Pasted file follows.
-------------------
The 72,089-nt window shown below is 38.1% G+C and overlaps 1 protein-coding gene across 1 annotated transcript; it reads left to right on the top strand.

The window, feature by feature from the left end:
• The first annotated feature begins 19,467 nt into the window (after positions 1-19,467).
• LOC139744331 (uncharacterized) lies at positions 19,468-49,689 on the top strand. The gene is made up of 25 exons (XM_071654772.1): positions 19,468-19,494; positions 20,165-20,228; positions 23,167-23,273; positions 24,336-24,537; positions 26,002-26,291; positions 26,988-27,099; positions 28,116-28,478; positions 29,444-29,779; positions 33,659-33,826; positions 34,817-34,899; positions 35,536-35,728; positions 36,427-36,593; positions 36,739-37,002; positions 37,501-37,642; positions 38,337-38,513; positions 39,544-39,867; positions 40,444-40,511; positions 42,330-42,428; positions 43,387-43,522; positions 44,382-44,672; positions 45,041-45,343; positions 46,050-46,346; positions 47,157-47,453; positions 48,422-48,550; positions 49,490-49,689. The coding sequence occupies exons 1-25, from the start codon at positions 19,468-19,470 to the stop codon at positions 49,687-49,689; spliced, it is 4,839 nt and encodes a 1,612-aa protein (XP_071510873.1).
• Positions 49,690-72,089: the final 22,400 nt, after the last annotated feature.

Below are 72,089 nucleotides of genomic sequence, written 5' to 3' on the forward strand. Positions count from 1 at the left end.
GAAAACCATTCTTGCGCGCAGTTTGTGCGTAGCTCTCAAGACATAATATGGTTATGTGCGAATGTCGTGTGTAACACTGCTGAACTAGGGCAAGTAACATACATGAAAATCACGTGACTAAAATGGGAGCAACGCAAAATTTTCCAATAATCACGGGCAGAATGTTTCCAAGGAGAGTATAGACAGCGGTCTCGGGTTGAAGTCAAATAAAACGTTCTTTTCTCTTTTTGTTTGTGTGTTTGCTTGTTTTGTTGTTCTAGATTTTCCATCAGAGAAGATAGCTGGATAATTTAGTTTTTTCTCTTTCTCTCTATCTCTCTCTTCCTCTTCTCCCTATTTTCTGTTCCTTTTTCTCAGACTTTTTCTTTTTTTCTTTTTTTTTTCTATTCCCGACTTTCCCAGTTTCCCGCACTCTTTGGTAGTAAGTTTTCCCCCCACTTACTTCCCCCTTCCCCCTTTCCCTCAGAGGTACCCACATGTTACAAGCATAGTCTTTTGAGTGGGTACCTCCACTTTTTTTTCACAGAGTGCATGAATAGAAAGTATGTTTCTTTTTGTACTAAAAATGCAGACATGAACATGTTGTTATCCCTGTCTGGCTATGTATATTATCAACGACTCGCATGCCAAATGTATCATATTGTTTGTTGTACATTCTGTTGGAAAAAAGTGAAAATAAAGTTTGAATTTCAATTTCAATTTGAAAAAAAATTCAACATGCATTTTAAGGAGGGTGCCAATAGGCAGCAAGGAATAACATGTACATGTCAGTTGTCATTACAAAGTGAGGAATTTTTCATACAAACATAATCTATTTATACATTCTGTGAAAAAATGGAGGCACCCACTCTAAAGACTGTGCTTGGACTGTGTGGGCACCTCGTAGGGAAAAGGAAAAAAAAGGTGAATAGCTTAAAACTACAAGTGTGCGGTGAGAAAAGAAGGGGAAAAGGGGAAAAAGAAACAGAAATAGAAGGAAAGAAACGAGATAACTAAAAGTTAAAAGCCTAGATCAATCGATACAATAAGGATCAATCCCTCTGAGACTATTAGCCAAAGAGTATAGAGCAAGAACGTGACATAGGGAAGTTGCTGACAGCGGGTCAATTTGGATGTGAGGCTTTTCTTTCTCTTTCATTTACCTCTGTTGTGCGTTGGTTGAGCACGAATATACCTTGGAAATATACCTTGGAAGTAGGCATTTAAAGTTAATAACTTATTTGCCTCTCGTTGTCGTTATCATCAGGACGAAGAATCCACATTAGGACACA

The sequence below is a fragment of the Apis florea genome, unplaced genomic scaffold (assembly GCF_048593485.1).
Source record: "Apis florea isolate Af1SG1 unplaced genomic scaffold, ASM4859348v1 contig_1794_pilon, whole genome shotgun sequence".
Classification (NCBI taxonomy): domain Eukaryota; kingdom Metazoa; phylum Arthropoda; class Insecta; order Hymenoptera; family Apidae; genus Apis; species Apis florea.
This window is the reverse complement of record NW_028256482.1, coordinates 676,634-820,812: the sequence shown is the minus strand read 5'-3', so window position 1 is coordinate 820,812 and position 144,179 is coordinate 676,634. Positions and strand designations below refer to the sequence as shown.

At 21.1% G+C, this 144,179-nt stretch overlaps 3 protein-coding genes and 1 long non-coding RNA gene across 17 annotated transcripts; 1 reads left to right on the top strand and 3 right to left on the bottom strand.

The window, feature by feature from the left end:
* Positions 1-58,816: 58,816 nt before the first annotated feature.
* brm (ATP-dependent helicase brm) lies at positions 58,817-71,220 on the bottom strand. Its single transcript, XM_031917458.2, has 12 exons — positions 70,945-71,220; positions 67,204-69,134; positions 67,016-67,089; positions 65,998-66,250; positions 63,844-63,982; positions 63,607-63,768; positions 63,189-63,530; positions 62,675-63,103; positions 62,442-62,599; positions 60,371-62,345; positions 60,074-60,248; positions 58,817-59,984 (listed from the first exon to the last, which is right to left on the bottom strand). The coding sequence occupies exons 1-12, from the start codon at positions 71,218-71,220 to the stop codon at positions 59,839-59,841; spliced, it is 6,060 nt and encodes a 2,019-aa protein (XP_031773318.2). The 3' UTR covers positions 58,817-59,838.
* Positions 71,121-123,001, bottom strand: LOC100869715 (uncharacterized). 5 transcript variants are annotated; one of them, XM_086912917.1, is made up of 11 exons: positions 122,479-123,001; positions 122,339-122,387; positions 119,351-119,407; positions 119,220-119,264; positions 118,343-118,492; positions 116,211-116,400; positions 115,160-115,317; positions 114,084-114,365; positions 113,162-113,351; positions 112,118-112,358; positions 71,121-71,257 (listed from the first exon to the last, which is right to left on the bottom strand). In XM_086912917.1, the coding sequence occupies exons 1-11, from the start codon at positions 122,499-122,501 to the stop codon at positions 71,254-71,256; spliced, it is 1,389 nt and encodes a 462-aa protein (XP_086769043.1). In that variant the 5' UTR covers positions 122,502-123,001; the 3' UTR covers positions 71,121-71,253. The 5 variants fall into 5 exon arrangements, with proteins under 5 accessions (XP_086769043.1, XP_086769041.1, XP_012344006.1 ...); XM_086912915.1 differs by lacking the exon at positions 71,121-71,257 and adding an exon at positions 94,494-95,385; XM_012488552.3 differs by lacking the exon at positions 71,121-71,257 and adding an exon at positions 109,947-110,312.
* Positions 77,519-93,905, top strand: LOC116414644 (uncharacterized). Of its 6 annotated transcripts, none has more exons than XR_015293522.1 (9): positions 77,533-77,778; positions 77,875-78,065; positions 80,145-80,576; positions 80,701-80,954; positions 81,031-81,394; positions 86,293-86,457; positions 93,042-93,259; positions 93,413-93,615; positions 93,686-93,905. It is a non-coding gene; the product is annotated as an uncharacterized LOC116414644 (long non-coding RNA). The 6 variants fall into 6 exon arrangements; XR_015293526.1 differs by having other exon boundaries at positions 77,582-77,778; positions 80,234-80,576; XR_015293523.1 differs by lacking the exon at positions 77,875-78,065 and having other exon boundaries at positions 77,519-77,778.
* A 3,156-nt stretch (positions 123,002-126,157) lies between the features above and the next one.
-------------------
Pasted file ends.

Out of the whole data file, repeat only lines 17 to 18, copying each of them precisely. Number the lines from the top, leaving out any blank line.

* Positions 77,519-93,905, top strand: LOC116414644 (uncharacterized). Of its 6 annotated transcripts, none has more exons than XR_015293522.1 (9): positions 77,533-77,778; positions 77,875-78,065; positions 80,145-80,576; positions 80,701-80,954; positions 81,031-81,394; positions 86,293-86,457; positions 93,042-93,259; positions 93,413-93,615; positions 93,686-93,905. It is a non-coding gene; the product is annotated as an uncharacterized LOC116414644 (long non-coding RNA). The 6 variants fall into 6 exon arrangements; XR_015293526.1 differs by having other exon boundaries at positions 77,582-77,778; positions 80,234-80,576; XR_015293523.1 differs by lacking the exon at positions 77,875-78,065 and having other exon boundaries at positions 77,519-77,778.
* A 3,156-nt stretch (positions 123,002-126,157) lies between the features above and the next one.